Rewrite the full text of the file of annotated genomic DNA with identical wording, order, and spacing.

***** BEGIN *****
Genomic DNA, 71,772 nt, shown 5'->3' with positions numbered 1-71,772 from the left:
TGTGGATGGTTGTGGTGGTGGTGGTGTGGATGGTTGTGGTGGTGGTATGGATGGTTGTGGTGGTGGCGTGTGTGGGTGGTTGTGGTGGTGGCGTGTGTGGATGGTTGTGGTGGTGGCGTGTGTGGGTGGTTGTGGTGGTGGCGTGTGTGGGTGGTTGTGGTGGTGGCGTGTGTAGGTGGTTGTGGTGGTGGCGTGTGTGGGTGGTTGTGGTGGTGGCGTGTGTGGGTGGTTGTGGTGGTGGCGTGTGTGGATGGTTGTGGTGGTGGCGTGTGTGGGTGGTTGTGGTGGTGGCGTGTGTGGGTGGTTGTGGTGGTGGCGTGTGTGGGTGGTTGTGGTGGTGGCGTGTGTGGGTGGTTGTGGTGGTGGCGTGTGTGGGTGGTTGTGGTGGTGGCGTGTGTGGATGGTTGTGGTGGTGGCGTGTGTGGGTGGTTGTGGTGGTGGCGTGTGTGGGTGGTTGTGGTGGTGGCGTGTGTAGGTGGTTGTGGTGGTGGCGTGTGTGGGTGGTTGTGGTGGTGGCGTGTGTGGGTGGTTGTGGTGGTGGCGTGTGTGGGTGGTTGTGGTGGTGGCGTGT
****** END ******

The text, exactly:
Genomic DNA, 71,772 nt, shown 5'->3' with positions numbered 1-71,772 from the left:
TGTGGATGGTTGTGGTGGTGGTGGTGTGGATGGTTGTGGTGGTGGTATGGATGGTTGTGGTGGTGGCGTGTGTGGGTGGTTGTGGTGGTGGCGTGTGTGGATGGTTGTGGTGGTGGCGTGTGTGGGTGGTTGTGGTGGTGGCGTGTGTGGGTGGTTGTGGTGGTGGCGTGTGTAGGTGGTTGTGGTGGTGGCGTGTGTGGGTGGTTGTGGTGGTGGCGTGTGTGGGTGGTTGTGGTGGTGGCGTGTGTGGATGGTTGTGGTGGTGGCGTGTGTGGGTGGTTGTGGTGGTGGCGTGTGTGGGTGGTTGTGGTGGTGGCGTGTGTGGGTGGTTGTGGTGGTGGCGTGTGTGGGTGGTTGTGGTGGTGGCGTGTGTGGGTGGTTGTGGTGGTGGCGTGTGTGGATGGTTGTGGTGGTGGCGTGTGTGGGTGGTTGTGGTGGTGGCGTGTGTGGGTGGTTGTGGTGGTGGCGTGTGTAGGTGGTTGTGGTGGTGGCGTGTGTGGGTGGTTGTGGTGGTGGCGTGTGTGGGTGGTTGTGGTGGTGGCGTGTGTGGGTGGTTGTGGTGGTGGCGTGT